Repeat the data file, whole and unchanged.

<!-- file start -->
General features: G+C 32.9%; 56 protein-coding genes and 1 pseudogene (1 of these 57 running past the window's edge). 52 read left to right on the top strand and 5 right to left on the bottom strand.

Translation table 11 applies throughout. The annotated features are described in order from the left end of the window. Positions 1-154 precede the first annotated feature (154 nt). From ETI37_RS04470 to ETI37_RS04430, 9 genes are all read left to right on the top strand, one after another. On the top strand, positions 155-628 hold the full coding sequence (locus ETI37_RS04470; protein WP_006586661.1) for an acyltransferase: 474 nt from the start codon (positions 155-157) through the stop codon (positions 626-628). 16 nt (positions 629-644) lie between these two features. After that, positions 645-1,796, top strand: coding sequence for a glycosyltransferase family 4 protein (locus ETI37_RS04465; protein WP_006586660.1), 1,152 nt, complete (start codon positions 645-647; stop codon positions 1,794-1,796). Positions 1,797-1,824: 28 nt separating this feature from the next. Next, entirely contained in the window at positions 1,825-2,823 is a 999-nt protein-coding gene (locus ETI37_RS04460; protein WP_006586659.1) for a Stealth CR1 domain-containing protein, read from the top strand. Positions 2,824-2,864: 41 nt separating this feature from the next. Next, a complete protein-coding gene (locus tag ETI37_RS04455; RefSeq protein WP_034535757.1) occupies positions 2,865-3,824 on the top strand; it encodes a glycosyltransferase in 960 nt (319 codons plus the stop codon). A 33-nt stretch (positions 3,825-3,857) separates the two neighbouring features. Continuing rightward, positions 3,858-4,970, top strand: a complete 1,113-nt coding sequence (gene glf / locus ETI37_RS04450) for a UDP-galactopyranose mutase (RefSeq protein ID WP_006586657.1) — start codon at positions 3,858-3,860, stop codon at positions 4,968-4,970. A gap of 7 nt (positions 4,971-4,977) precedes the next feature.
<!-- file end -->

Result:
General features: G+C 32.9%; 56 protein-coding genes and 1 pseudogene (1 of these 57 running past the window's edge). 52 read left to right on the top strand and 5 right to left on the bottom strand.

Translation table 11 applies throughout. The annotated features are described in order from the left end of the window. Positions 1-154 precede the first annotated feature (154 nt). From ETI37_RS04470 to ETI37_RS04430, 9 genes are all read left to right on the top strand, one after another. On the top strand, positions 155-628 hold the full coding sequence (locus ETI37_RS04470; protein WP_006586661.1) for an acyltransferase: 474 nt from the start codon (positions 155-157) through the stop codon (positions 626-628). 16 nt (positions 629-644) lie between these two features. After that, positions 645-1,796, top strand: coding sequence for a glycosyltransferase family 4 protein (locus ETI37_RS04465; protein WP_006586660.1), 1,152 nt, complete (start codon positions 645-647; stop codon positions 1,794-1,796). Positions 1,797-1,824: 28 nt separating this feature from the next. Next, entirely contained in the window at positions 1,825-2,823 is a 999-nt protein-coding gene (locus ETI37_RS04460; protein WP_006586659.1) for a Stealth CR1 domain-containing protein, read from the top strand. Positions 2,824-2,864: 41 nt separating this feature from the next. Next, a complete protein-coding gene (locus tag ETI37_RS04455; RefSeq protein WP_034535757.1) occupies positions 2,865-3,824 on the top strand; it encodes a glycosyltransferase in 960 nt (319 codons plus the stop codon). A 33-nt stretch (positions 3,825-3,857) separates the two neighbouring features. Continuing rightward, positions 3,858-4,970, top strand: a complete 1,113-nt coding sequence (gene glf / locus ETI37_RS04450) for a UDP-galactopyranose mutase (RefSeq protein ID WP_006586657.1) — start codon at positions 3,858-3,860, stop codon at positions 4,968-4,970. A gap of 7 nt (positions 4,971-4,977) precedes the next feature.